First launched in beta back in September, shared channels makes it easier to connect collaborators from two separate organizations, creating a common space for both sides to use Slack's communication platform.
Today, Slack is introducing private shared channels, and as the name suggests, the new functionality lets users keep certain conversations out of public view. Admins will have the ability to choose whether a shared channel is public or private for their respective workspace, meaning that a shared channel could be public or private on both work areas, or public on one side and private on the other.
Slack is also adding a new channels administration section to workspace menus that will simplify and consolidate how shared channels are managed. From there, admins will be able to view all of the external workspaces their workspace is connected to, create new shared channels, and view pending shared channels invitations.
Slack also unveiled a new Enterprise Grid feature for public channels. Built on top of its team communications platform, Enterprise Grid provides centralized administrative controls and security integrations in an effort to assure CIOs and other top-level executives that the platform is secure enough for a company-wide roll out.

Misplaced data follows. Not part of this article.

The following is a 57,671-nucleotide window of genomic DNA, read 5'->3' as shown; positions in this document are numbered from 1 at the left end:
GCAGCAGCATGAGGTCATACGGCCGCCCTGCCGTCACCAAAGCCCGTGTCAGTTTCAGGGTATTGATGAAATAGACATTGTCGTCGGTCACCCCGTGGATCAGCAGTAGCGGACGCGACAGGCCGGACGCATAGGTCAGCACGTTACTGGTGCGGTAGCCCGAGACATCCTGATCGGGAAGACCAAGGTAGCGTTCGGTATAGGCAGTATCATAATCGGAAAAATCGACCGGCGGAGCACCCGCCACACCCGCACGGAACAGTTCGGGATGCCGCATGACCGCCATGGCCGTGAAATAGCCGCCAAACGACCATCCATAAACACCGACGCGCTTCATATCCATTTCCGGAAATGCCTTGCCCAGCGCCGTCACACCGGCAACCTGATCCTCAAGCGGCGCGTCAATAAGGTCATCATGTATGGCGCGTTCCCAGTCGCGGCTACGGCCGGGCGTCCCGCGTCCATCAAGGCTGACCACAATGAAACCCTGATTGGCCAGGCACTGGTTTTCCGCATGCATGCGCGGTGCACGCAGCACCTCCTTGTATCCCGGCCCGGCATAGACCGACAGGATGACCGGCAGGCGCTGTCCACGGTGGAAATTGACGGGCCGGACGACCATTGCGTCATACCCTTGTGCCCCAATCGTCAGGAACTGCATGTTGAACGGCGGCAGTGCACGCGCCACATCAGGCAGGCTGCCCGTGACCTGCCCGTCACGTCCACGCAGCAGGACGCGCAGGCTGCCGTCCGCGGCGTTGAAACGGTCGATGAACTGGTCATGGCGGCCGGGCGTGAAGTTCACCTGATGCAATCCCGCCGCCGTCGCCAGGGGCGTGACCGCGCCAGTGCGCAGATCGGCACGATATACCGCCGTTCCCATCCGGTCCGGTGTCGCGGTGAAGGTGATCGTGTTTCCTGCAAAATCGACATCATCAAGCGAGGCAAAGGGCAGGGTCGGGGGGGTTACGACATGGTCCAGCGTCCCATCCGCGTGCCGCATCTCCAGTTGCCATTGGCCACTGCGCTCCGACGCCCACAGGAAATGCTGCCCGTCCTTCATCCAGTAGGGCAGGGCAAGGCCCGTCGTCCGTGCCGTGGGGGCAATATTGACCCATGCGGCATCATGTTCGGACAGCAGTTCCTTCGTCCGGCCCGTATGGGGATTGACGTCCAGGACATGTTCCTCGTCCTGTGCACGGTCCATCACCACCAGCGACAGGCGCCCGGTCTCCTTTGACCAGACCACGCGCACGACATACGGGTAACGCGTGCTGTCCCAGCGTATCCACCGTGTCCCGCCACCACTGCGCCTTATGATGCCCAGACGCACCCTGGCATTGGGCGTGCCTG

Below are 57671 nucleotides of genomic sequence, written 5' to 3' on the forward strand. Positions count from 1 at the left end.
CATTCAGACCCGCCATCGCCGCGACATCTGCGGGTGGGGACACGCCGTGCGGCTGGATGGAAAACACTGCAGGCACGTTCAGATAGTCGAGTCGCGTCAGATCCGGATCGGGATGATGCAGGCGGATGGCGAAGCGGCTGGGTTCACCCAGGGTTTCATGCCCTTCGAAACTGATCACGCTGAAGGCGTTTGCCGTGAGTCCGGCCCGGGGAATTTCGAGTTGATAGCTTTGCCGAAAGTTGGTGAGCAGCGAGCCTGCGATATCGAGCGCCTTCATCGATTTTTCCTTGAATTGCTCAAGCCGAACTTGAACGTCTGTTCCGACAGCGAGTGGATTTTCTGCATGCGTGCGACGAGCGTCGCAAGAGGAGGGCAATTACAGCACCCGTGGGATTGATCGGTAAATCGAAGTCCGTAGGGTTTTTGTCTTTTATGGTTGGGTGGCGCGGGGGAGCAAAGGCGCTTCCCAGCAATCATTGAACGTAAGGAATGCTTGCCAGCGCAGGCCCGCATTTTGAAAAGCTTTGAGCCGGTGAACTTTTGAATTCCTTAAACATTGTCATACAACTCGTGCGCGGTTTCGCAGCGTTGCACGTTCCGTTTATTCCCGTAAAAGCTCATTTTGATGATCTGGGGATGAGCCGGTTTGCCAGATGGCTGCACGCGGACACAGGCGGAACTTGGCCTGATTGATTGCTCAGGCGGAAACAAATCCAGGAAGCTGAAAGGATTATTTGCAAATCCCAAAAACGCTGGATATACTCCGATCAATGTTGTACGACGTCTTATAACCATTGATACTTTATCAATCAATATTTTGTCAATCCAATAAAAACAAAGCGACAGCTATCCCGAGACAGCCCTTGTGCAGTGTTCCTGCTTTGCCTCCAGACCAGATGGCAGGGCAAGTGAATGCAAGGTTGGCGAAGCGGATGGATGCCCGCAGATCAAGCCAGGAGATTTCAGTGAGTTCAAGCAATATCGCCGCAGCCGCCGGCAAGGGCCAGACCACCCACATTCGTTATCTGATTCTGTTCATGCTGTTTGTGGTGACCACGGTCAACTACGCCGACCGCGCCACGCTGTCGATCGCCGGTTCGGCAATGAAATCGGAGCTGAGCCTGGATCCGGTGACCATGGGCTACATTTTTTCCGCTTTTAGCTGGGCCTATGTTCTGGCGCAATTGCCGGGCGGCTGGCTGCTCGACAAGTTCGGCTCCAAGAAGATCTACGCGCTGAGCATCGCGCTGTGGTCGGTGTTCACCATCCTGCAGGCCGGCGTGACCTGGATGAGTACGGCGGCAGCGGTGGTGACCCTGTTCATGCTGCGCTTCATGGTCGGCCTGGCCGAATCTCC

With new default organization-wide channels, Slack is attempting to pitch its platform as an ideal place for important corporate announcements. The new feature will give organizations the ability to make channels default (meaning everyone in the company is added automatically) along with the option to make membership mandatory.
Slack has garnered a lot of traction in the enterprise with more than nine million weekly active users, more than six million daily active users, and an international customer base that's 55 percent of the total. Slack has more than $200 million in annual recurring revenue and two million paid users.
Slack said roughly one-third of its paying customers have joined the shared channels beta since launch.